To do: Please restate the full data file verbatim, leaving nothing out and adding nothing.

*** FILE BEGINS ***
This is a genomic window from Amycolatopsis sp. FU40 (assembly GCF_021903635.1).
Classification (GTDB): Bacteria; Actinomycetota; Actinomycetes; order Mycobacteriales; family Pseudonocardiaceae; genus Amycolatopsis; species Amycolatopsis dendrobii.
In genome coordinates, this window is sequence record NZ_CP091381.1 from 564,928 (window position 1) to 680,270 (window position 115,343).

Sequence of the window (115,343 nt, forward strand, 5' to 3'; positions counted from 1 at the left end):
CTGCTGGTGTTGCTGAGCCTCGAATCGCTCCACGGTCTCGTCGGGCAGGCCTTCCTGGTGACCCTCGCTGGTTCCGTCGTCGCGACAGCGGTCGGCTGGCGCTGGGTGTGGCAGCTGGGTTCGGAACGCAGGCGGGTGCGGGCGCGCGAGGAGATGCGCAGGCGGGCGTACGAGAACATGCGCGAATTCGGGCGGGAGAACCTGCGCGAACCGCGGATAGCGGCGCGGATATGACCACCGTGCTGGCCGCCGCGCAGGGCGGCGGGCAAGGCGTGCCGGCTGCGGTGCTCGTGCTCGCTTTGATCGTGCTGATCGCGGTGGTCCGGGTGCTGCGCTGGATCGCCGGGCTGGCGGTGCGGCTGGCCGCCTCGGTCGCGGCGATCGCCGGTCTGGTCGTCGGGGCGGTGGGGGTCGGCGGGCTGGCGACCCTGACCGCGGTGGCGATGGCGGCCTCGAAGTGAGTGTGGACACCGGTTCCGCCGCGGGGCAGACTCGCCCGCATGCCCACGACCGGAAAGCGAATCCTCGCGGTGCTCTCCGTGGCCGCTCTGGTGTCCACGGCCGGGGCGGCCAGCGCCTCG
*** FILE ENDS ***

This is a genomic window from Amycolatopsis sp. FU40 (assembly GCF_021903635.1).
Classification (GTDB): Bacteria; Actinomycetota; Actinomycetes; order Mycobacteriales; family Pseudonocardiaceae; genus Amycolatopsis; species Amycolatopsis dendrobii.
In genome coordinates, this window is sequence record NZ_CP091381.1 from 564,928 (window position 1) to 680,270 (window position 115,343).

Sequence of the window (115,343 nt, forward strand, 5' to 3'; positions counted from 1 at the left end):
CTGCTGGTGTTGCTGAGCCTCGAATCGCTCCACGGTCTCGTCGGGCAGGCCTTCCTGGTGACCCTCGCTGGTTCCGTCGTCGCGACAGCGGTCGGCTGGCGCTGGGTGTGGCAGCTGGGTTCGGAACGCAGGCGGGTGCGGGCGCGCGAGGAGATGCGCAGGCGGGCGTACGAGAACATGCGCGAATTCGGGCGGGAGAACCTGCGCGAACCGCGGATAGCGGCGCGGATATGACCACCGTGCTGGCCGCCGCGCAGGGCGGCGGGCAAGGCGTGCCGGCTGCGGTGCTCGTGCTCGCTTTGATCGTGCTGATCGCGGTGGTCCGGGTGCTGCGCTGGATCGCCGGGCTGGCGGTGCGGCTGGCCGCCTCGGTCGCGGCGATCGCCGGTCTGGTCGTCGGGGCGGTGGGGGTCGGCGGGCTGGCGACCCTGACCGCGGTGGCGATGGCGGCCTCGAAGTGAGTGTGGACACCGGTTCCGCCGCGGGGCAGACTCGCCCGCATGCCCACGACCGGAAAGCGAATCCTCGCGGTGCTCTCCGTGGCCGCTCTGGTGTCCACGGCCGGGGCGGCCAGCGCCTCG